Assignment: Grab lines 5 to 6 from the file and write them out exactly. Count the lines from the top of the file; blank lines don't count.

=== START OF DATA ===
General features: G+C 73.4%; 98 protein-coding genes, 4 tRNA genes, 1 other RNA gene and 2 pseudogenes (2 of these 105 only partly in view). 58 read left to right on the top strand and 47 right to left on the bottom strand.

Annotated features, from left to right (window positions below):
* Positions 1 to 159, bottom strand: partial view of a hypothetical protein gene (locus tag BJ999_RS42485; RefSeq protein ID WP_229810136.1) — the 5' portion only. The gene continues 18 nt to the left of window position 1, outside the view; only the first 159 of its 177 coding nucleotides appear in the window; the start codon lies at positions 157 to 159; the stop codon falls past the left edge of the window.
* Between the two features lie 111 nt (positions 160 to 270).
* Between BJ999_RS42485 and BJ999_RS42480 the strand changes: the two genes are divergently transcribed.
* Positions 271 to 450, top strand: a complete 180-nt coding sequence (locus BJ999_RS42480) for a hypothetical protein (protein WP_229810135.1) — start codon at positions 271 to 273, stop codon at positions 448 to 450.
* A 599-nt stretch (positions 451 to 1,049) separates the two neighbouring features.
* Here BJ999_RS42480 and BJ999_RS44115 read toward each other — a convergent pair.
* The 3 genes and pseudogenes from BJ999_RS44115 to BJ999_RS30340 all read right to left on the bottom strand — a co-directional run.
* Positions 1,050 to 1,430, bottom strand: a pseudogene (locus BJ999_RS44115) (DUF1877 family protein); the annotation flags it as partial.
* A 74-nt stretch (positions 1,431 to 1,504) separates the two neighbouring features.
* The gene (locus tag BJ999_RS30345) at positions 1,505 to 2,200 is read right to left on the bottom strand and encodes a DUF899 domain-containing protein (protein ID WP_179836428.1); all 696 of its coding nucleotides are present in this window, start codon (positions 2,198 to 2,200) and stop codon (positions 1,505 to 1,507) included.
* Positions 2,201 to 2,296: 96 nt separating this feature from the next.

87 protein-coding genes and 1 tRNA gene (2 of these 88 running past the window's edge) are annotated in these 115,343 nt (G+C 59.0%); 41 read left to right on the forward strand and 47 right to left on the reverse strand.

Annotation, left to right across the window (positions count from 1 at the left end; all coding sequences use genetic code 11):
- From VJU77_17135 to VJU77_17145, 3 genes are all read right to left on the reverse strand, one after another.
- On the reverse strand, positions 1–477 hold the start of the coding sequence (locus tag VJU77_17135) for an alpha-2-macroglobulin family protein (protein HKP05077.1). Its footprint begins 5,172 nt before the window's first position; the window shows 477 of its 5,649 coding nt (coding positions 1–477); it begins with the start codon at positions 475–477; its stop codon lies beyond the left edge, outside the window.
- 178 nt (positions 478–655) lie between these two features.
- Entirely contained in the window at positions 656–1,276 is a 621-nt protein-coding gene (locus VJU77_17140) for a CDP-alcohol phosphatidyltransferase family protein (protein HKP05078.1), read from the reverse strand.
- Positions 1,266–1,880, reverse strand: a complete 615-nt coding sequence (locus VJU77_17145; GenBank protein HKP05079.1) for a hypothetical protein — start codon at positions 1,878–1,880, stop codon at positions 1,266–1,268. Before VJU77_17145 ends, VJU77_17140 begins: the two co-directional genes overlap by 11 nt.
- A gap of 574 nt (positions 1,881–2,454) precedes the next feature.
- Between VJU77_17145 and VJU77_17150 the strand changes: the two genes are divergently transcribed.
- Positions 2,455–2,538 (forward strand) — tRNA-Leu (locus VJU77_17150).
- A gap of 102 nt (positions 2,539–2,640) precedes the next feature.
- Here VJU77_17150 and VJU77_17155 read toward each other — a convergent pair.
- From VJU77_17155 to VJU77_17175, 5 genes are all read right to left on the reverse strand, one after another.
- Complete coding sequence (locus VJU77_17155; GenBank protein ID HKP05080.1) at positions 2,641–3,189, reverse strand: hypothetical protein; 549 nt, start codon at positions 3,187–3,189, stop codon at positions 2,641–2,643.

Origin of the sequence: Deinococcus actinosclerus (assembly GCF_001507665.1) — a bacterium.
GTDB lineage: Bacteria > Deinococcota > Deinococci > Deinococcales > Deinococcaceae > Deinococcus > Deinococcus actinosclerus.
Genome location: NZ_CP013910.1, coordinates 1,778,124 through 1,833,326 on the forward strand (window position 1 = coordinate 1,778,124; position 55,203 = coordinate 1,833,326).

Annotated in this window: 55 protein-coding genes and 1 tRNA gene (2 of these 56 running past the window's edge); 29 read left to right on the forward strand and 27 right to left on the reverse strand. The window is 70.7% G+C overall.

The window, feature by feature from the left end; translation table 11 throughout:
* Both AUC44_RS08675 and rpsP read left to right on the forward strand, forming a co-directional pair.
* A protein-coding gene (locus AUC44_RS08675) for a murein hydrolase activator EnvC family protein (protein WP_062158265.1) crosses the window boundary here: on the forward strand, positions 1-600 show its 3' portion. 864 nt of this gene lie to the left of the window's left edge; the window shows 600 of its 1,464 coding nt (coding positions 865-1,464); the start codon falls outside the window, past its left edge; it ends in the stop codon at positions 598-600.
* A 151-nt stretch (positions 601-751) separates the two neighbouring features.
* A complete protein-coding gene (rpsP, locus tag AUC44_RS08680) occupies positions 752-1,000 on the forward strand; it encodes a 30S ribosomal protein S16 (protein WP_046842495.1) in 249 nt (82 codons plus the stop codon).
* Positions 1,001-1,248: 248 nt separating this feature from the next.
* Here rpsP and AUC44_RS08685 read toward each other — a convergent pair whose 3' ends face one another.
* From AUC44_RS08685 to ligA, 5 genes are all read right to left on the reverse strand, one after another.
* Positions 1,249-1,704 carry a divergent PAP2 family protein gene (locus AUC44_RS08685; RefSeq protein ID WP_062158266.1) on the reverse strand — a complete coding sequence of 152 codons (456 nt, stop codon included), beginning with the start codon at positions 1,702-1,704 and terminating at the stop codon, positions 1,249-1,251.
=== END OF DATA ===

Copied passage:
* Between BJ999_RS42485 and BJ999_RS42480 the strand changes: the two genes are divergently transcribed.
* Positions 271 to 450, top strand: a complete 180-nt coding sequence (locus BJ999_RS42480) for a hypothetical protein (protein WP_229810135.1) — start codon at positions 271 to 273, stop codon at positions 448 to 450.